The kettle boils and I walk with my tea to the laundry room where I fold a load. The phone rings and although I've made a resolution not to answer after 8:30 a.m., I pick it up anyway. The person on the other end is crying and I'm drawn in and the kids are taking turns riding by me on the Lil Tykes grocery cart. I'm calling to them to quiet down. I cover the phone and blast them through a huge breath, "Shouldn't you be doing your math?" I have a knot in my gut as I'm pulled in two different directions. That nagging, guilty feeling rises upward, suffocating me and I realize this has happened a couple of days in a row... and, I hadn't met with the Lord that morning either--tell-tale signs of that one happening all over the place.
By lunchtime, there are still two kids in pyjamas and one can't find her spelling book. I'm losing my patience and that friend on the phone--well, she's on her way over for more support. I'm bustling around tidying up and promising myself tomorrow will be better.
By evening, I've gotten angry that I have to make dinner early as we have weekly obligations to run to and as I lay my head on my pillow that night, I cry. I turn my face into my pillow and beg God to reveal what went wrong. One thing about a prayer like that is, if we're open, He answers quickly. I quietly weep and He gently shows me where I went astray. Not that spontaneity, as I shared about yesterday was the problem, not that dropping everything for a friend in need was either, but it was the deference from my goals and ground rules that stole my peace and joy.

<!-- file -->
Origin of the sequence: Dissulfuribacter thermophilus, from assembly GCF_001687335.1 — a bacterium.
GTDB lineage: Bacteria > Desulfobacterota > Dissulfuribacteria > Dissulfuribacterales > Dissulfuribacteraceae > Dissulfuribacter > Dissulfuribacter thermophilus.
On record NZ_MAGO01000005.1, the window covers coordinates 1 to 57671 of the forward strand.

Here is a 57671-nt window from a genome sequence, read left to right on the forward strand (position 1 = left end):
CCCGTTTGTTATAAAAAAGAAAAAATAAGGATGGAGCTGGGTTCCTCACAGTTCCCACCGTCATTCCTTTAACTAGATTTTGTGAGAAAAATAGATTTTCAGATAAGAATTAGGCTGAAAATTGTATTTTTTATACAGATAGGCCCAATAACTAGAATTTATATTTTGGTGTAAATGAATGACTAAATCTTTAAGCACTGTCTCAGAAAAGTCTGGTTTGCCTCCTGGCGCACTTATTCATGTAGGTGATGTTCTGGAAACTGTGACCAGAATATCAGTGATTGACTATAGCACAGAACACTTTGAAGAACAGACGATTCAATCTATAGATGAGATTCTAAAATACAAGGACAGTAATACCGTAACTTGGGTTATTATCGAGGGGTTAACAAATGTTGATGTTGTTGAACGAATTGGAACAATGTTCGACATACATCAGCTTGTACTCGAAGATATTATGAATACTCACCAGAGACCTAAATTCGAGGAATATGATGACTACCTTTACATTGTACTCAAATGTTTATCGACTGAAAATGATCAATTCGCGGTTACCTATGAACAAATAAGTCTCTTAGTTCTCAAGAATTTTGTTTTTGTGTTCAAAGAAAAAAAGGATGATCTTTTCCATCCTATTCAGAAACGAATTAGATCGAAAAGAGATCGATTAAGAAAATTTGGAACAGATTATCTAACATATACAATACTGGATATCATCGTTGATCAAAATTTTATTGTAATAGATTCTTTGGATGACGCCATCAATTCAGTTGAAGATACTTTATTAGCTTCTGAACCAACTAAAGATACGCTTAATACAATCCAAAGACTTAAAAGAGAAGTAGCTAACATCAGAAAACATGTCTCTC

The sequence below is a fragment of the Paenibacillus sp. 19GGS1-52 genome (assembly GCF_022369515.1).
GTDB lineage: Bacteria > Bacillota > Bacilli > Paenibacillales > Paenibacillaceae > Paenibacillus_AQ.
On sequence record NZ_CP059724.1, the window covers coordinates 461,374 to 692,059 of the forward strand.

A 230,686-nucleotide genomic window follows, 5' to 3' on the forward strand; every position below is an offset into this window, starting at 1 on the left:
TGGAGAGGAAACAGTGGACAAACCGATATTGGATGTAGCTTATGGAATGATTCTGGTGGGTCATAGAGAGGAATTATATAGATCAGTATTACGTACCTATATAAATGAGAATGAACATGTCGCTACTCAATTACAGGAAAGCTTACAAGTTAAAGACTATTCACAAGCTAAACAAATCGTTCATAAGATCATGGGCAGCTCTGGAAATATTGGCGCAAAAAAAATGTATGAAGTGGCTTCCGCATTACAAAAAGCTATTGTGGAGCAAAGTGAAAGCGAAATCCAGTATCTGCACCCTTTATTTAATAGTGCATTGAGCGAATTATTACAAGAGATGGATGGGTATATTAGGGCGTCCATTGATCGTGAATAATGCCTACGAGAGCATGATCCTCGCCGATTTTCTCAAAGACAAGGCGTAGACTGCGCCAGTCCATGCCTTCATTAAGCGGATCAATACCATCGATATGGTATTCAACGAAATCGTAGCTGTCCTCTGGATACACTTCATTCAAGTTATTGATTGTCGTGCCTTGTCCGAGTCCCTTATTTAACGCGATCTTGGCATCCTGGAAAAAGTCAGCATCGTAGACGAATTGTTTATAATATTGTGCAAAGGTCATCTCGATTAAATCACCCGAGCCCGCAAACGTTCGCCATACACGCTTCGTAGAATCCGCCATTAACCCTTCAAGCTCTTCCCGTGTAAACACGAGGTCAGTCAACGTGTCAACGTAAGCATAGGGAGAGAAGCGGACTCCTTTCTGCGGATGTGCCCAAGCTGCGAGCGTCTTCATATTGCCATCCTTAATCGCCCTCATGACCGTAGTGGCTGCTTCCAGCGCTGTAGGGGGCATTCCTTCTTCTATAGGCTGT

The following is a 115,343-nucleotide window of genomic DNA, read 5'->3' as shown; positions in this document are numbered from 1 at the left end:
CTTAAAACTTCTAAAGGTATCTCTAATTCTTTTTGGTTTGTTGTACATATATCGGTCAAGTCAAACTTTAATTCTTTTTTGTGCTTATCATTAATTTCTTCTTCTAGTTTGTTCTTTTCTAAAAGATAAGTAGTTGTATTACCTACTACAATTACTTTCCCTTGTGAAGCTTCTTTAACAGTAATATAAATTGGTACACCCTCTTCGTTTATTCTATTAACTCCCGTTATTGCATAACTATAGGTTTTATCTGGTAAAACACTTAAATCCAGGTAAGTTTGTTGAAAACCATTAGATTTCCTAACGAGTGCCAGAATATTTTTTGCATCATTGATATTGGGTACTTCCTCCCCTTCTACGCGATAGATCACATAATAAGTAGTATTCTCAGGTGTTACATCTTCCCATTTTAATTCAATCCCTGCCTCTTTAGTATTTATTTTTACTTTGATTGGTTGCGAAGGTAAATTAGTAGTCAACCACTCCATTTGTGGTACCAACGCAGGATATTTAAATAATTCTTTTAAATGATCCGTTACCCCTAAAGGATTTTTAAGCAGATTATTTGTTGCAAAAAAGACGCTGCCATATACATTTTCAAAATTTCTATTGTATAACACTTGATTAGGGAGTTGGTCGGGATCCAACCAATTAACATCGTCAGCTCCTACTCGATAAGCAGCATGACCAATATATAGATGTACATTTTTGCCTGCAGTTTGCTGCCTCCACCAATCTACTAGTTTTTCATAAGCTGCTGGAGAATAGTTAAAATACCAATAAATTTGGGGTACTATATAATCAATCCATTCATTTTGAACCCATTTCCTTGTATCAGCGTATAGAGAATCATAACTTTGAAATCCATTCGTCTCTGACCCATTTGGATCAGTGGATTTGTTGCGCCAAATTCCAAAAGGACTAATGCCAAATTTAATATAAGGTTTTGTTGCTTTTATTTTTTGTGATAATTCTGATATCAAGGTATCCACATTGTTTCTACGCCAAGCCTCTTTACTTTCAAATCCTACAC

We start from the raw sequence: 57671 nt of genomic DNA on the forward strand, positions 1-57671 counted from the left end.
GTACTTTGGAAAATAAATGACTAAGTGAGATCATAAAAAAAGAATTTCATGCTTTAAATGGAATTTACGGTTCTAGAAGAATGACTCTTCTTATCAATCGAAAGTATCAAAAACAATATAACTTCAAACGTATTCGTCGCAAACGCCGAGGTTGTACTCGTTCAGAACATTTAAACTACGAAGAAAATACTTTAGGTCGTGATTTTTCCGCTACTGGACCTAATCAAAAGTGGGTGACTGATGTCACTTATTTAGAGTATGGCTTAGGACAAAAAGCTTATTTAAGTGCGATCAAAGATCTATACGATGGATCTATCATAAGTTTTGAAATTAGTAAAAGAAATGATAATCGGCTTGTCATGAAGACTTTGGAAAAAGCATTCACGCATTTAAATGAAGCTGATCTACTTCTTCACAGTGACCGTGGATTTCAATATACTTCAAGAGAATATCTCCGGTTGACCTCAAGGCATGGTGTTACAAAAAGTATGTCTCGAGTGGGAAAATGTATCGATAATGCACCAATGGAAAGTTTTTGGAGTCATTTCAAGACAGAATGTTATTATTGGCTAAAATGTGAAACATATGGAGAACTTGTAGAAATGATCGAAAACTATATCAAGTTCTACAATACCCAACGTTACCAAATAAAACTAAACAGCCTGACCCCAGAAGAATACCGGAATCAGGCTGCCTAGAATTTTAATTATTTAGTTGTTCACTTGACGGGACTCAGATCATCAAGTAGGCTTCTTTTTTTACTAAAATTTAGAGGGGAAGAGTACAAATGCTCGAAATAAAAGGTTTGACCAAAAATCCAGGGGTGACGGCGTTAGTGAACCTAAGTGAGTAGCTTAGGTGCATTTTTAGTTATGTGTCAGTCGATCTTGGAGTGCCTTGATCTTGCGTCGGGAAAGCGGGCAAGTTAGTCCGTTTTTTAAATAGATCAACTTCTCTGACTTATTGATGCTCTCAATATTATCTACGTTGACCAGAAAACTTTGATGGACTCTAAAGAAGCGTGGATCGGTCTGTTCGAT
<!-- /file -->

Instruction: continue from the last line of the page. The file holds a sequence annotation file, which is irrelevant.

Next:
I've been at this home educating thing long enough to know exactly what my children need, what I need and how to make things flow smoothly in our home. Children love boundaries, they love schedules and routine and they flourish in predictable days. They also love spontaneous moms who are flexible and not so tied to rules and schedules that they can't break them... once in awhile. With this knowledge, I set goals for myself and for them at the beginning of each year. I write up schedules for each of them and ask my husband, a couple close friends and sisters to hold me accountable. But when I don't want to leave the warmth of my bed or have my feet to hit the cold floor early in the morning, when I don't meet with the One who encourages me, speaks to me and sends me lovingly into my day, I might flounder.
When I look back over the years, I can see the mercy of God, despite the odd bad day. My children are all reading, they can quote Scripture and poetry. They're all moving forward in math at a good pace. They have a love for books and being read to. My openness about my day to day struggle to get myself and my children motivated is not to put myself down or to give the impression that every day is a failure. Instead, my desire is to encourage homeschool parents that although we all have less than productive days, our children will learn as we work to correct and change those moments into life lessons, apologies and the catalyst to get "back in the saddle" without delay.
So, what does a great day look like around here? Mommy gets up early, communes with her Creator, realizes she can't do it alone, throws a load of laundry in, cracks some eggs in a pan, hugs each child as they wake, encourages them in their chores, and meets them in the school area to begin on time. Ah, the good life! Every one of us loves a day that begins as such. Even when Oliver doesn't want to read another page, when Molly wants to finish her art instead of begin history, when Emily would rather wrestle with Oliver, when Meghan is dying to FaceTime a friend, I can rally them and bring them back into focus quickly because we began well. Children really do want to be smart, they want to succeed and they are often happy to please when they understand what it's all for in the first place. I can offer them a good education when I'm prepared and I have begun well myself.
If you nod your head with me that you also have moments (or full days) when things just don't go the way you'd planned, might I be the inspiration to keep you diligent? Let's stay focused and teach them well in 2014!